Much like a lost jazz recording, master photographer Roy DeCarava’s one-of-a-kind fine art book the sound i saw: improvisations on a jazz theme sat unpublished for decades. It existed solely as a maquette—essentially a mockup or prototype, crafted painstakingly by hand in 1960, shut inside a worn leather case and left to languish in a closet after multiple rejections from publishers. But thanks to the tireless efforts of DeCarava’s widow, the art historian Sherry Turner DeCarava, the sound i saw is finally available in a majestic bound volume from First Print Press and David Zwirner Books, just in time for what would have been DeCarava’s 100th birthday.
DeCarava (pronounced dee-kuh-RAH-vah) got his start in the late 1940s and developed an aesthetic of his own, with “infinite silver tonalities” and “gorgeous grays” that went beyond the reductive term black-and-white, as Turner DeCarava writes in a new essay at the back of the sound i saw. (One of DeCarava’s most famous images, however—the cover of Miles Davis and Gil Evans’ Porgy and Bess—is in color.) His work can be suggestively out of focus, abstract in its way, even as it depicts human subjects as concrete as Coleman Hawkins, Lester Young, Louis Armstrong, Duke Ellington, Horace Silver, Quincy Jones, Thelonious Monk, Elvin Jones, Miles Davis, Art Blakey, and Ornette Coleman, among others.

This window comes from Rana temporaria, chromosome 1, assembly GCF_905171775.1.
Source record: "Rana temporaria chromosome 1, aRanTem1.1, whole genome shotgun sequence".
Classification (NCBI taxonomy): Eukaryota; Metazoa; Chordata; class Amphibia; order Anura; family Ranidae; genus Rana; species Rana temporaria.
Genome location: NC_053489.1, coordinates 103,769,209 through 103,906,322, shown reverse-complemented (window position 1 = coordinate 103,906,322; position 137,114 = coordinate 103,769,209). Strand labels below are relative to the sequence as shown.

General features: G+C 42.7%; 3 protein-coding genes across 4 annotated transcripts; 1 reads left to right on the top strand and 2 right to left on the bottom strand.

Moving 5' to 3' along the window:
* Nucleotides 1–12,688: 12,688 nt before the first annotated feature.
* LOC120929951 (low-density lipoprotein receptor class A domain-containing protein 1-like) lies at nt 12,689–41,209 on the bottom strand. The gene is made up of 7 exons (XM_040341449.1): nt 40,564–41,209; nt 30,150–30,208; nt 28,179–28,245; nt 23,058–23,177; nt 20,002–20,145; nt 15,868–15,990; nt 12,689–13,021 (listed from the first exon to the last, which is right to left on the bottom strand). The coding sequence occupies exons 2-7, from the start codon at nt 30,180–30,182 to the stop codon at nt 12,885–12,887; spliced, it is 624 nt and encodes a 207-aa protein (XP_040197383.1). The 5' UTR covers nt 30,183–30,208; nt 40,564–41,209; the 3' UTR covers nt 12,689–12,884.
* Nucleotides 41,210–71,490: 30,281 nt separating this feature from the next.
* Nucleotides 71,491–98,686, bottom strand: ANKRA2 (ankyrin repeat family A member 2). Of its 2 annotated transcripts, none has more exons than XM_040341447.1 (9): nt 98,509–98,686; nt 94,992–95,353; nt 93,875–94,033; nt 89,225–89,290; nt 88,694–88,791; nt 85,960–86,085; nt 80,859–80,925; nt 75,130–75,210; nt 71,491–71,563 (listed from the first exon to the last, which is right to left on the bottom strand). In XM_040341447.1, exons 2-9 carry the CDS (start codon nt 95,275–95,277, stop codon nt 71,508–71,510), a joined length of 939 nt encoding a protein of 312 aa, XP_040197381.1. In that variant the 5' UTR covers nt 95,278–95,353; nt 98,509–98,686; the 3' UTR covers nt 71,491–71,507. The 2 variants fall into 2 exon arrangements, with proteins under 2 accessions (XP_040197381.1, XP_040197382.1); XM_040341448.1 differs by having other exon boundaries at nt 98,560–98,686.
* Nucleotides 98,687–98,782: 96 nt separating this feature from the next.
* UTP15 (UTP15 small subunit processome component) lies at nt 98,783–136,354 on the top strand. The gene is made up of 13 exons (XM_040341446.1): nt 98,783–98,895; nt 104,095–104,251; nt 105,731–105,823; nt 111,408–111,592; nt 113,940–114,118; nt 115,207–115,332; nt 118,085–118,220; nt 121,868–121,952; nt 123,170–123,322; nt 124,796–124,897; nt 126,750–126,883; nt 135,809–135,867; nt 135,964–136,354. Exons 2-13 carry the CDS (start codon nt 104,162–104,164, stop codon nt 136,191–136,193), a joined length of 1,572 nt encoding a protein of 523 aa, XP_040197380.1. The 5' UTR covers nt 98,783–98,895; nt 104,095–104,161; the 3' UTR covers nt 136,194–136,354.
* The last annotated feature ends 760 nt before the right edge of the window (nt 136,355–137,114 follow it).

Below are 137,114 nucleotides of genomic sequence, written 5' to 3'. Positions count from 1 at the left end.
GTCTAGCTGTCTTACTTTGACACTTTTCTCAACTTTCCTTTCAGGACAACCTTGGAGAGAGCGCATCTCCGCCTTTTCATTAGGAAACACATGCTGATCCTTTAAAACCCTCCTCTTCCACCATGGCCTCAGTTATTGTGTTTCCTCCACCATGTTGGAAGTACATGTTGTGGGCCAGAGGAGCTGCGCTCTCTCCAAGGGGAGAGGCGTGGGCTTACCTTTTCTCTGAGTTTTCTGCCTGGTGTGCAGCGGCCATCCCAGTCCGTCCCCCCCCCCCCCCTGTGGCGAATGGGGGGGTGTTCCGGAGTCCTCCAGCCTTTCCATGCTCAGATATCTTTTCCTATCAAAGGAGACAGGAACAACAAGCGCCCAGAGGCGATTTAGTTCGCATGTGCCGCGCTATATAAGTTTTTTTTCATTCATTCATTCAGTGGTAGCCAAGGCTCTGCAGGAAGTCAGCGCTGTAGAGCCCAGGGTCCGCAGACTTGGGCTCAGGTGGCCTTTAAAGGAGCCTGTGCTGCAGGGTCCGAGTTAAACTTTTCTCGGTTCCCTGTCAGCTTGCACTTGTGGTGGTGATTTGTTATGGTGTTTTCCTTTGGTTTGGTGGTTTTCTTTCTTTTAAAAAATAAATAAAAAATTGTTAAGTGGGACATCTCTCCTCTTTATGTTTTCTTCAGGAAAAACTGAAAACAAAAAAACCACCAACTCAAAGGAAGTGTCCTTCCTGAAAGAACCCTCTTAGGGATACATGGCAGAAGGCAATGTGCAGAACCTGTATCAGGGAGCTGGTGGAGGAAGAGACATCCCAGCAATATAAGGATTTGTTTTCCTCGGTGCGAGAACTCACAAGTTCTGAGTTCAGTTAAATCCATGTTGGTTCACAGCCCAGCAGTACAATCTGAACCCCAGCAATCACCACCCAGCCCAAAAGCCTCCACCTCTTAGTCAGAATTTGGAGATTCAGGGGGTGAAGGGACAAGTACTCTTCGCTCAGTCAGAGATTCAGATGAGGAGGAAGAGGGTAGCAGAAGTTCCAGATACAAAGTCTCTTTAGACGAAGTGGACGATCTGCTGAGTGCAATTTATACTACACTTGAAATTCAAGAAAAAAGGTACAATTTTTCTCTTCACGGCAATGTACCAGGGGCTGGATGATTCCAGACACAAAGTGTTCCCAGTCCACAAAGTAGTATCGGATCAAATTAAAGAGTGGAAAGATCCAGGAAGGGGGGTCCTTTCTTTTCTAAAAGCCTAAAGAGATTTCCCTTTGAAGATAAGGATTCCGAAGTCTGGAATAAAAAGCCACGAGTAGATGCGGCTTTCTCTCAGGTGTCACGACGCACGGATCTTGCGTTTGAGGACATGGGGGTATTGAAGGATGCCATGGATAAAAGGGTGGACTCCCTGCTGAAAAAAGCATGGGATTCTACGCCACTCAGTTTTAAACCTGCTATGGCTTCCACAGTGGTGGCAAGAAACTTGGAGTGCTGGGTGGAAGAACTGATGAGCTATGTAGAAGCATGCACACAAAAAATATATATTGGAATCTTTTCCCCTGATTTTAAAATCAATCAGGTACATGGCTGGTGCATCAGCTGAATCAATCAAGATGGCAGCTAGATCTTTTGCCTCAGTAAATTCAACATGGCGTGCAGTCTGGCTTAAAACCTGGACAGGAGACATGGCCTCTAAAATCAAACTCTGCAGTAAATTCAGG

There are stark New York street scenes as well: sidewalks, subway stations, parks, decrepit buildings, anonymous workers or couples or children living their lives in DeCarava’s native Harlem. And snaking throughout the sound I saw’s pages, where one might expect captions, is an impressionistic prose poem by DeCarava himself, lending a sense of narrative motion and establishing what scholar Radiclani Clytus, in another essay for the book, calls a “taut equilibrium” with the photographs.